We’re offering a limited number of free pop-up displays called Rightfully Hers to schools and cultural institutions nationwide. The display contains simple messages exploring the sometimes complex history of the 19th amendment’s ratification, women’s voting rights before and after the 19th amendment, and its impact today. Display details: Free pop-up display from the National Archives … Continue reading Free Display to Commemorate the 100th Anniversary of the 19th Amendment
December 15 is Bill of Rights Day, which commemorates the ratification of the first 10 amendments to the U.S. Constitution. These two eBooks, created by us at the National Archives, are useful for teaching about the creation of the Bill of Rights and for how the protections afforded by the first 10 amendments have been … Continue reading Bill of Rights Day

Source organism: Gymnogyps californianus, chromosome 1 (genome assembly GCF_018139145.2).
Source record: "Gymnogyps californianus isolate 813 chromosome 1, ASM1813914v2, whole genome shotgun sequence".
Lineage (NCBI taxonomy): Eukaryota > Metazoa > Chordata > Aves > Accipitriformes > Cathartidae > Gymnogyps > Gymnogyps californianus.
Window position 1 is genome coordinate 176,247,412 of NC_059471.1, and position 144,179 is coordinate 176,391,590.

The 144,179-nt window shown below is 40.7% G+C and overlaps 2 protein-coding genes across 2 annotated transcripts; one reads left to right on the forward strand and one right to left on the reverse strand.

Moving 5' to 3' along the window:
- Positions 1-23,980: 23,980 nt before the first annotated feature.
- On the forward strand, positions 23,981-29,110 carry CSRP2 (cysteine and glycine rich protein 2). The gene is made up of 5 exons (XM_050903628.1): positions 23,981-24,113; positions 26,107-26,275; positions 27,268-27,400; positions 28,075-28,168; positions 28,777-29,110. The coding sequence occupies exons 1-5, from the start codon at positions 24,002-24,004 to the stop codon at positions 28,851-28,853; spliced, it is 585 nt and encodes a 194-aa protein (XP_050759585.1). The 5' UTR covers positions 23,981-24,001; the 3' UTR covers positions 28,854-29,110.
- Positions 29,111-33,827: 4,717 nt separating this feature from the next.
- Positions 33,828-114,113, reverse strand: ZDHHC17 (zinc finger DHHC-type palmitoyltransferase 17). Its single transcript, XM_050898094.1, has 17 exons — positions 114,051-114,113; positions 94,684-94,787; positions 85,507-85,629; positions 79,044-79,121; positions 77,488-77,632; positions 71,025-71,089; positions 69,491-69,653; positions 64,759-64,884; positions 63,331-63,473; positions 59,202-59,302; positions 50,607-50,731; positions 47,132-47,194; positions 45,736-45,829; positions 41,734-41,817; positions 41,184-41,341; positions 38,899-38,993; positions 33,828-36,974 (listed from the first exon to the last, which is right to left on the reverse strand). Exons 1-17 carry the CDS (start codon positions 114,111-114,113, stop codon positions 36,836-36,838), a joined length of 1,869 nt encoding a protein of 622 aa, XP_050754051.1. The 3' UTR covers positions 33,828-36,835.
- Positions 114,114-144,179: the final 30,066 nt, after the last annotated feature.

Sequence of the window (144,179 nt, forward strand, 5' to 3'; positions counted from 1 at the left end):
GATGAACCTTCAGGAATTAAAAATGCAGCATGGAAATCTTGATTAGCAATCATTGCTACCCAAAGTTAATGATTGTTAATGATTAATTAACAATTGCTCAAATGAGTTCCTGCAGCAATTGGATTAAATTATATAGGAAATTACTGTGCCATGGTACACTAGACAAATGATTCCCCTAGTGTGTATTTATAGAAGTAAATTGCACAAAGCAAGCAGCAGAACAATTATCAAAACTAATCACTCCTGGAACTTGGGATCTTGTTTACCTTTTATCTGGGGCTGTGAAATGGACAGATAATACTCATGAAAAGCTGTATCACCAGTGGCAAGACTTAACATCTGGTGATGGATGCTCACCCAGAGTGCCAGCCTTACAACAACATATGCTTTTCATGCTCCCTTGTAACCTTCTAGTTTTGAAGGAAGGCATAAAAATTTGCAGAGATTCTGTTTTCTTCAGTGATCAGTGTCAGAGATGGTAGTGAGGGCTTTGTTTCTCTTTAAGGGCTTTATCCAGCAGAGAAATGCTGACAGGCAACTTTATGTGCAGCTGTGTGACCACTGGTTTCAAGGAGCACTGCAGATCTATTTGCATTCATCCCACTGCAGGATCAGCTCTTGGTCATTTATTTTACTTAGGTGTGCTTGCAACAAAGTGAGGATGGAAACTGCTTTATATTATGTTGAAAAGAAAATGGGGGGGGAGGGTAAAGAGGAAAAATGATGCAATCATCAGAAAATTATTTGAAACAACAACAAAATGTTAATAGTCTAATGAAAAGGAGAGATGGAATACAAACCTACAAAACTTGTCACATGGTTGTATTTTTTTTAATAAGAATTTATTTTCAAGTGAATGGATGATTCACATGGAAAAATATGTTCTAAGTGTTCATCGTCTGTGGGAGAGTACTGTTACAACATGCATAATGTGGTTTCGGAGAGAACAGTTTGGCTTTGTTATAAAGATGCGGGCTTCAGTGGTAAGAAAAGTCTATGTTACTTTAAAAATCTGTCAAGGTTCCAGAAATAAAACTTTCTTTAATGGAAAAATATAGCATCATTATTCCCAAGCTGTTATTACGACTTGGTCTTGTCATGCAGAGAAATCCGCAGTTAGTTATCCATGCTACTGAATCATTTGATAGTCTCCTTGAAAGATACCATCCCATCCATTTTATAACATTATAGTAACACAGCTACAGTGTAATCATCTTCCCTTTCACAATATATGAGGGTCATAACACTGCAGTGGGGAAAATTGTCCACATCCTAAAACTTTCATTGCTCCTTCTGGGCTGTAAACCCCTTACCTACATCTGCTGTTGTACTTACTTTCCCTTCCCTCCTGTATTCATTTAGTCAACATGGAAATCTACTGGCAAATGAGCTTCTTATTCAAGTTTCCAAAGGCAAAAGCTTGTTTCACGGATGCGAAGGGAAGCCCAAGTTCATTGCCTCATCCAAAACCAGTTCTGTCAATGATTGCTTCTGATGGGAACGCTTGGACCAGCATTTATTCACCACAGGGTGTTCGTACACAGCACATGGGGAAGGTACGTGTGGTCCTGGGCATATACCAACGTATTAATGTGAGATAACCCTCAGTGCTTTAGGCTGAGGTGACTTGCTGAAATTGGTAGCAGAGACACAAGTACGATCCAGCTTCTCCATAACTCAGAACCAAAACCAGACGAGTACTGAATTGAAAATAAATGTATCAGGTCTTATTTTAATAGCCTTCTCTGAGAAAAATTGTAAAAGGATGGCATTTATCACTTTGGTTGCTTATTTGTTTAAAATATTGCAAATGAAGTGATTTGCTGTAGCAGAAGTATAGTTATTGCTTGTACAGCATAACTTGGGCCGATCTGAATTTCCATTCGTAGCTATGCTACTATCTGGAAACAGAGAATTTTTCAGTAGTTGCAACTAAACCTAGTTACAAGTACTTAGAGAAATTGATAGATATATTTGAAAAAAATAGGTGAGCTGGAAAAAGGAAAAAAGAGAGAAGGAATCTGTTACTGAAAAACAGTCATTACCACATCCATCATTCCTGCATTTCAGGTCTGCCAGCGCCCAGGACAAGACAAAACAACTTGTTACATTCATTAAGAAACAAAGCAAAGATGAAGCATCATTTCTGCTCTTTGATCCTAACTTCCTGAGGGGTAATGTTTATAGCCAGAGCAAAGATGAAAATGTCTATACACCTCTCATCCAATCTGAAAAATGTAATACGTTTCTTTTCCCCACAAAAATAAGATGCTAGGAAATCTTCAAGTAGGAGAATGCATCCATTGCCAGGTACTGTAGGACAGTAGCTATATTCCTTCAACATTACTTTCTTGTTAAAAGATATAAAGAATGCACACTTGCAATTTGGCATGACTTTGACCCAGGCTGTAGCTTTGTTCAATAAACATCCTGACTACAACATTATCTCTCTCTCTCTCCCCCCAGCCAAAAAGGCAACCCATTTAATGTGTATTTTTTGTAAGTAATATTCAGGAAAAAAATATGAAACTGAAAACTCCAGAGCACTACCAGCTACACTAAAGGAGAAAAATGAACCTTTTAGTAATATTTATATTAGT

This primary source-based workbook helps students explore concepts found in the Bill of Rights.
Document analysis and discussion questions help students examine: What is cruel and unusual punishment? Who decides what is considered cruel and unusual? How can it be measured?
Reporter Melissa Ludtke sued the Commissioner of Baseball to gain access to the locker room, calling out 1st amendment-guaranteed freedom of the press and the 14th amendment's equal protection clause.
The right of the people to peaceably assemble is guaranteed in the Bill of Rights. But what happens when a city requires a group to obtain a permit to do so?
Our sessions cover the Bill of Rights, the amendment process, civics, and teaching NHD and C3 with primary sources.
Our intern offers insight into how she’ll teach the 14th Amendment to her AP students next year using primary sources.
Take ideas for classroom activities from these Constitution Day family activities at the National Archives.
Documents from the records of Congress help students understand why the Equal Rights Amendment wasn't ratified, even with its considerable support.